Debt Workouts, Loan Modifications and Foreclosure
A transactional attorney is a risk manager. He or she structures transactions to avoid risks. When client defaults on a loan, the attorney plays a different, but related role – the crisis manager. The role of the crisis manager is not to avoid risk, but to mitigate and handle the fallout when the risk materializes.
Before discussing the role of the crisis manager, two obvious, but often forgotten points must be emphasized. First, if you or your company borrow money, you must repay the money, plus interest. Period. Second, if you do not repay the money when due, your creditor may foreclose its security and (depending on the state and the type of collateral involved) it may sue the borrower and/or any guarantors for the balance due.
These are the rights of your creditor. Your creditor generally has no obligation to “workout” your loan or to offer you a loan modification. If your creditor is going to accept a loan modification or agree to a loan workout, it must be in its best interests to do so. We have developed a process which increases (through positive and negative leverage) the chance your lender will see a loan workout as being in its best interest.
The process we have developed focuses on understanding your options and then developing legal, business and tax strategies to achieve the “best” outcome possible.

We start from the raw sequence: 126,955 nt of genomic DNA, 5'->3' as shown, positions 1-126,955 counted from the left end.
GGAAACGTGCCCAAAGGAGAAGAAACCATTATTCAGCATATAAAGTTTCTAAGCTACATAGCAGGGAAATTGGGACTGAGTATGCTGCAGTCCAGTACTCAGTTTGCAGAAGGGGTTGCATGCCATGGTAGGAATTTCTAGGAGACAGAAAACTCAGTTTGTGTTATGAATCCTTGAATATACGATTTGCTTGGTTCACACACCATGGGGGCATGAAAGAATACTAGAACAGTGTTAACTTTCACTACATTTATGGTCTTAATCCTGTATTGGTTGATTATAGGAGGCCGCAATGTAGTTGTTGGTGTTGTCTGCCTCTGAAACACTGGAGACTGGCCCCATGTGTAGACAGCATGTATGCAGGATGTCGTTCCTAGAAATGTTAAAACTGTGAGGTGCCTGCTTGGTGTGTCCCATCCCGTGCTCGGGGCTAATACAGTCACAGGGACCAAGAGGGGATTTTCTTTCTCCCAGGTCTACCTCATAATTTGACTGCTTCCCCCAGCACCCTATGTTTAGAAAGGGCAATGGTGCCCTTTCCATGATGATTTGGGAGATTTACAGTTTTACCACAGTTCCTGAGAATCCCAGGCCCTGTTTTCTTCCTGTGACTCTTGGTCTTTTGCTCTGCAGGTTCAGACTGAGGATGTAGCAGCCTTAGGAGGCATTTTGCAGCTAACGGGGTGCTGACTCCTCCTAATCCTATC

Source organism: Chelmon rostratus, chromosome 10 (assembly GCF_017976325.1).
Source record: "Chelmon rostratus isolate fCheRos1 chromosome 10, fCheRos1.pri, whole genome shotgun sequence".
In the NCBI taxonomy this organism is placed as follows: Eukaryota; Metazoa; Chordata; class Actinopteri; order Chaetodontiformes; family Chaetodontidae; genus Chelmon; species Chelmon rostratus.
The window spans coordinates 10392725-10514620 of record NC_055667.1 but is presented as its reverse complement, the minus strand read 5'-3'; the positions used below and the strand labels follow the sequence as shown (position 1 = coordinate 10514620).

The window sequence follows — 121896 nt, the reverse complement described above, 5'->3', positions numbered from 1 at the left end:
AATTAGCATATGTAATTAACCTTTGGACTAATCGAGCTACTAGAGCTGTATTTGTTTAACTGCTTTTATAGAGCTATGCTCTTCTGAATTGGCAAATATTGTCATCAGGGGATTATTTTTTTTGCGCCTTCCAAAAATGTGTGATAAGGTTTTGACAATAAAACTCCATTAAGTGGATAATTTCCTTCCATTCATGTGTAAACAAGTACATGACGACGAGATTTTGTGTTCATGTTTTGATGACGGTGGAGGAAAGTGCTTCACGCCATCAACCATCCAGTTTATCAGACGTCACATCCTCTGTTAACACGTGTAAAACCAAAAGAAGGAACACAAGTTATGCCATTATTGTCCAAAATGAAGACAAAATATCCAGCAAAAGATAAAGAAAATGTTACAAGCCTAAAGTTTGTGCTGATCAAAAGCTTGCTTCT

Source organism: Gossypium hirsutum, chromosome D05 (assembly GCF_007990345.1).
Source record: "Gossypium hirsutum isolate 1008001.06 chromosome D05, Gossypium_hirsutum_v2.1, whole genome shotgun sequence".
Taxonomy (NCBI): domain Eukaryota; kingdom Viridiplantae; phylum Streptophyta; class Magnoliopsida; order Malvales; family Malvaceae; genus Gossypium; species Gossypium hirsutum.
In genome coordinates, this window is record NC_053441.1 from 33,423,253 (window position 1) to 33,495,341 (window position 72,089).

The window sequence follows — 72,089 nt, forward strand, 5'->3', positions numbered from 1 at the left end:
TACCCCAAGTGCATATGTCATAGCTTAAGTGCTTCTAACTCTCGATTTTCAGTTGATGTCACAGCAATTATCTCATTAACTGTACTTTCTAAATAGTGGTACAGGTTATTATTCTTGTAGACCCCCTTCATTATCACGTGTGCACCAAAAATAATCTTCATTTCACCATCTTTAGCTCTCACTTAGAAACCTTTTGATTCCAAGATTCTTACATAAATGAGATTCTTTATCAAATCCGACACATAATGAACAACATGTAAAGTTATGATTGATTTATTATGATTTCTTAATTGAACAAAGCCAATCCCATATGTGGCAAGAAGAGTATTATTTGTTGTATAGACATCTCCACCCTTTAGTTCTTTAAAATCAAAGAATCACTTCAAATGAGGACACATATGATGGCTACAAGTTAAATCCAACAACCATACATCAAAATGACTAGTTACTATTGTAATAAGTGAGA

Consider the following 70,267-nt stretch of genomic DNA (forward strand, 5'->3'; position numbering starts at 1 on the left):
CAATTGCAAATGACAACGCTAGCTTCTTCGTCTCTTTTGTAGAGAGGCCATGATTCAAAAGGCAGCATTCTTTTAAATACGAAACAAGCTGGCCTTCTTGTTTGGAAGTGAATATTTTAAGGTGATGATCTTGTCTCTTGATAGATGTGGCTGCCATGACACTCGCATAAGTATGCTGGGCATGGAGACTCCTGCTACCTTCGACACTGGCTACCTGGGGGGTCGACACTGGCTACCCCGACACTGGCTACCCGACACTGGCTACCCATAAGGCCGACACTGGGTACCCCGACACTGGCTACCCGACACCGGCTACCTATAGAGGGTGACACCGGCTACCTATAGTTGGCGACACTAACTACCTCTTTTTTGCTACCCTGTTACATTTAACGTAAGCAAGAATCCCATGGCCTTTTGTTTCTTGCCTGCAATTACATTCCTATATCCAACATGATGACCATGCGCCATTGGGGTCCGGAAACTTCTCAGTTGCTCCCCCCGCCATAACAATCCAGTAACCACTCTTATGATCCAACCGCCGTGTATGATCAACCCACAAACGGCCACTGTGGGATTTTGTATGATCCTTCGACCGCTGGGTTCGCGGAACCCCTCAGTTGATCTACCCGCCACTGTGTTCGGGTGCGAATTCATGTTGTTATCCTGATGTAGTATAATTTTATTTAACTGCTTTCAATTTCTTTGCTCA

The first thing we will do is explain your options. Your options will depend on a number of factors, including, the nature of the loan (recourse or non-recourse; secured or unsecured), the nature, type and value of the security, the presence of and collectability of any guarantees, and the presence of any unique contractual, statutory or tort defenses that may be available.
Second, we will work with you to formulate a joint legal, business and tax strategy. The legal strategy operates as the proverbial“stick” and will include any claims, defenses and other legal steps such as an injunction or bankruptcy proceedings that we can employ to stop or delay the creditor’s enforcement proceedings. The goal of the legal strategy is to apply leverage to get the creditor to the negotiating table.
The business strategy operates as the proverbial “carrot.” Your business strategy will depend on your unique facts and circumstances, but generally involves presenting the creditor with (1) a plan to raise additional capital (e.g., raising equity capital, new debt financing, sales of company assets or interests in the company), and (2) a modified loan proposal that the borrower is capable of adhering to.
The tax strategy addresses the often significant tax consequences of a loan workout or foreclosure. If your loan balance is reduced or if your property is foreclosed upon you will receive a Form 1099 courtesy of your creditor showing that you “realized” income – often a
significant amount of income. This is often referred to as “cancellation of debt” income and it often comes a shock to many individuals. Tax planning in connection with distressed debt is
very complicated, but we understand the issues and will incorporate tax planning into your legal and business workout strategy with the goal of avoiding, reducing or deferring as much “income” as possible.
Finally, time is of the essence and your legal, business and tax options diminish the longer you wait to address the situation. The best time to take action is before you default.